But how is it a generalization of the prisoner’s dilemma? Suppose there are only 2 players and reduce the value of \(R\) to 1.5 because it needs to be less than the number of players to work. Instead of letting players choose a fractional split, they have to put all or nothing into the pool. Now it’s equivalent to the prisoner’s dilemma, and there are only three outcomes:

- If both cooperate, they both get 150 (neither prisoner tattles).
- If both defect, they both get 100 (both tattle).
- If one cooperates and one defects, the sucker (cooperator) gets 75 (their own allowance times 1.5 over 2) and the defector gets 175 (100 kept + 75 from the sucker).

Just as before, even though they would mutually both benefit from cooperating, the Nash equilibrium is to defect.

*Sunday January 7 2024.*

Prisoners’ dilemma is a classic example in game theory, but for whatever reason it never stuck with me. Then, I was reading a book about evolutionary game theory (forgot which oops) that describes the public goods game and claimed it is a *generalization* of the prisoner’s dilemma. I didn’t know that!

In the public goods game, each player starts with some fixed allowance - say \(N\) is the number of players and they all get the same allowance of 100. Each player then has the choice of what portion of their allowance to keep (all, nothing, or anywhere in between) and for the rest to go into the *public pool*. After all players make their choice, each player’s score is determined by the sum of the portion of their allowance they kept, plus the total amount in the public pool divided by the number of players and multiplied by some factor \(R\).

What is the meaning of \(R\)? It sort of models the beneficial effect of cooperation, because when \(R>1\), it would be theoretically better for everybody to go all in and reap the reward. For concreteness assume \(R=2\). Then:

if no one contributes anything to the pool (and keep all their allowance) then each player gets a score of 100.

if everyone contributes all their allowance to the pool, then the pool contains a score of \(200 \cdot N\), so when it’s distributed equally to all players they each receive a score of 200.

Everyone contributing their entire allowance is thus the state which maximizes everybody’s score. Unfortunately it is not the *Nash equilibrium*.

A Nash equilibrium is defined where if you fix all your opponents strategies, and vary your own, then you cannot improve your score whatsoever. If every player finds themeselves in this situation, no one has an incentive to change their strategy or else they will forfeit score, so it persists.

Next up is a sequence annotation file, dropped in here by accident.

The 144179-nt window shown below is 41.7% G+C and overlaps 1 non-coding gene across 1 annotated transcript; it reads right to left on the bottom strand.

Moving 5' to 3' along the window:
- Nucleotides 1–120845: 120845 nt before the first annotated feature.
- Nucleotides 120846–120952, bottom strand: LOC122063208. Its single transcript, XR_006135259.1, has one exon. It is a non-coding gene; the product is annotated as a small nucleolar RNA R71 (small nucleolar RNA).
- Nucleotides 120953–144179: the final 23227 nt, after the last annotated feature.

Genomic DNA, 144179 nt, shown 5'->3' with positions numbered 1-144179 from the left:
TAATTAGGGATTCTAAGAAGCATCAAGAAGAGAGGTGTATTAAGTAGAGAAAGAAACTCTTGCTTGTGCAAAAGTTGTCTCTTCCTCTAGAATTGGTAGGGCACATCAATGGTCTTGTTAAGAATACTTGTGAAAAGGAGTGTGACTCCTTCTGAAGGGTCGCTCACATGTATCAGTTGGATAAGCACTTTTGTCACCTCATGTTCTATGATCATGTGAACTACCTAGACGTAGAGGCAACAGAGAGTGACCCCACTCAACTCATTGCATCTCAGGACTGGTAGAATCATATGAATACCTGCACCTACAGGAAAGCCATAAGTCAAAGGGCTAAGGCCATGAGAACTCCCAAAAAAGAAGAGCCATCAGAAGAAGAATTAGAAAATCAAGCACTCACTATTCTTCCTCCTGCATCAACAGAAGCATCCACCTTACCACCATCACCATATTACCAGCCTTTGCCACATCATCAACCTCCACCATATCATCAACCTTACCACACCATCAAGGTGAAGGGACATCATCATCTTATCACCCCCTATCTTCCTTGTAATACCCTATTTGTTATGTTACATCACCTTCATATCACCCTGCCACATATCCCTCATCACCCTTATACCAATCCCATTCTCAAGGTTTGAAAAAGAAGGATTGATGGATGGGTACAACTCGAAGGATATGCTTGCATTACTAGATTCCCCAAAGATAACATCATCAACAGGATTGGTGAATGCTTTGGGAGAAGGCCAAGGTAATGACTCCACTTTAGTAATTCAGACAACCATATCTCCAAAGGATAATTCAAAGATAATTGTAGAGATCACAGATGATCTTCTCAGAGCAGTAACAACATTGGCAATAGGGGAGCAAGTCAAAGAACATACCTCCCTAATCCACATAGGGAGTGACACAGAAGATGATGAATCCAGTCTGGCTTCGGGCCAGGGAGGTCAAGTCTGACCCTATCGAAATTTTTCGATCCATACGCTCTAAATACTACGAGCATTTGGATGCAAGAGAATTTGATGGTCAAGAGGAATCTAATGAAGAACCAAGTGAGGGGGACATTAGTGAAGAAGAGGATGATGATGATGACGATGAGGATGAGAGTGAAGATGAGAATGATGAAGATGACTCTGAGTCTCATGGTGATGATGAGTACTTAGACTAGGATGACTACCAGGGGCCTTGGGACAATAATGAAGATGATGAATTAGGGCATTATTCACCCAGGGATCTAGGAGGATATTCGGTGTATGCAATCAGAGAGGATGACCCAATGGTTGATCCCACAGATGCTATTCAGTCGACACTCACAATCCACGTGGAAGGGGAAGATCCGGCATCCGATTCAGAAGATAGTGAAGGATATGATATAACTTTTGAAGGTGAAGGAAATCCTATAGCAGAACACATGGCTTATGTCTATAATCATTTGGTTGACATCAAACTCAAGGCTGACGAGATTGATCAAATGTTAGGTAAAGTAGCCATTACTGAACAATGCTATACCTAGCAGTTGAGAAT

To see why in this case, suppose all your peers contribute their full allowance to the public pool and so do you. We will call the resulting score the score of cooperation: \[ \text{score}(\text{cooperation}) = 200 \] Alternatively, you could choose to defect: keep all your allowance and contribute none. In that case your score is given by your whole allowance plus the pooled contributions of the remaining \(N-1\) players: \[ \text{score}(\text{defection}) = 100 + \frac{200 \cdot (N-1)}{N} \] Here comes a little algebra: \[ \text{score}(\text{defection}) - \text{score}(\text{cooperation}) = 100 - \frac{200}{N} \] Given \(N\) is large enough (3 or more is enough) then the quantity on the right is positive, so: \[ \text{score}(\text{defection}) > \text{score}(\text{cooperation}) \] In the other extreme, if every player adopted the selfish play style of contributing nothing, then any individual who foolishly decided to contribute would only be hurt. Therefore the Nash equilibrium (the “rational” behavior) is for every player to hoard their allowance. Boo!

But how is it a generalization of the prisoner’s dilemma? Suppose there are only 2 players and reduce the value of \(R\) to 1.5 because it needs to be less than the number of players to work. Instead of letting players choose a fractional split, they have to put all or nothing into the pool. Now it’s equivalent to the prisoner’s dilemma, and there are only three outcomes:

- If both cooperate, they both get 150 (neither prisoner tattles).
- If both defect, they both get 100 (both tattle).
- If one cooperates and one defects, the sucker (cooperator) gets 75 (their own allowance times 1.5 over 2) and the defector gets 175 (100 kept + 75 from the sucker).

Just as before, even though they would mutually both benefit from cooperating, the Nash equilibrium is to defect.

*Sunday January 7 2024.* Prisoners’ dilemma is a classic example in game theory, but for whatever reason it never stuck with me. Then, I was reading a book about evolutionary game theory (forgot which oops) that describes the public goods game and claimed it is a *generalization* of the prisoner’s dilemma. I didn’t know that!